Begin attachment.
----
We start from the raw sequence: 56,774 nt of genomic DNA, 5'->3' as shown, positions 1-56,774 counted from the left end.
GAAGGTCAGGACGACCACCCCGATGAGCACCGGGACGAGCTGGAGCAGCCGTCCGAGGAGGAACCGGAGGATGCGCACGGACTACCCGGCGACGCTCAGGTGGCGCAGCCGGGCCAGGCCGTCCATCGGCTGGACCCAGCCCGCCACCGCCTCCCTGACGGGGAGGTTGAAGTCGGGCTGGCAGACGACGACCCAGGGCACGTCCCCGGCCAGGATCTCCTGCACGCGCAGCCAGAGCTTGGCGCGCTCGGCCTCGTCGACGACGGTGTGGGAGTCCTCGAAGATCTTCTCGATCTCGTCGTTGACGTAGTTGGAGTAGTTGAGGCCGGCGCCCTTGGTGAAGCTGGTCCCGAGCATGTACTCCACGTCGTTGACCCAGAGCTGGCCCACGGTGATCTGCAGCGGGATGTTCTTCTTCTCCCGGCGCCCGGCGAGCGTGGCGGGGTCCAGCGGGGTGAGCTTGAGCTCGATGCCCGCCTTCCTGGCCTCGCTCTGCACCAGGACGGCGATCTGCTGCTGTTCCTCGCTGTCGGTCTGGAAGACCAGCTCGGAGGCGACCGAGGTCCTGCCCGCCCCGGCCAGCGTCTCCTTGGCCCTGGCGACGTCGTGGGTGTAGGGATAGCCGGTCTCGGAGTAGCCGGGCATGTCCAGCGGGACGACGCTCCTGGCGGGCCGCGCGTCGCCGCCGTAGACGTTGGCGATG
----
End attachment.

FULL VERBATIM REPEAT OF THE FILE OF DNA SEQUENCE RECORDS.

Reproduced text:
We start from the raw sequence: 56,774 nt of genomic DNA, 5'->3' as shown, positions 1-56,774 counted from the left end.
GAAGGTCAGGACGACCACCCCGATGAGCACCGGGACGAGCTGGAGCAGCCGTCCGAGGAGGAACCGGAGGATGCGCACGGACTACCCGGCGACGCTCAGGTGGCGCAGCCGGGCCAGGCCGTCCATCGGCTGGACCCAGCCCGCCACCGCCTCCCTGACGGGGAGGTTGAAGTCGGGCTGGCAGACGACGACCCAGGGCACGTCCCCGGCCAGGATCTCCTGCACGCGCAGCCAGAGCTTGGCGCGCTCGGCCTCGTCGACGACGGTGTGGGAGTCCTCGAAGATCTTCTCGATCTCGTCGTTGACGTAGTTGGAGTAGTTGAGGCCGGCGCCCTTGGTGAAGCTGGTCCCGAGCATGTACTCCACGTCGTTGACCCAGAGCTGGCCCACGGTGATCTGCAGCGGGATGTTCTTCTTCTCCCGGCGCCCGGCGAGCGTGGCGGGGTCCAGCGGGGTGAGCTTGAGCTCGATGCCCGCCTTCCTGGCCTCGCTCTGCACCAGGACGGCGATCTGCTGCTGTTCCTCGCTGTCGGTCTGGAAGACCAGCTCGGAGGCGACCGAGGTCCTGCCCGCCCCGGCCAGCGTCTCCTTGGCCCTGGCGACGTCGTGGGTGTAGGGATAGCCGGTCTCGGAGTAGCCGGGCATGTCCAGCGGGACGACGCTCCTGGCGGGCCGCGCGTCGCCGCCGTAGACGTTGGCGATG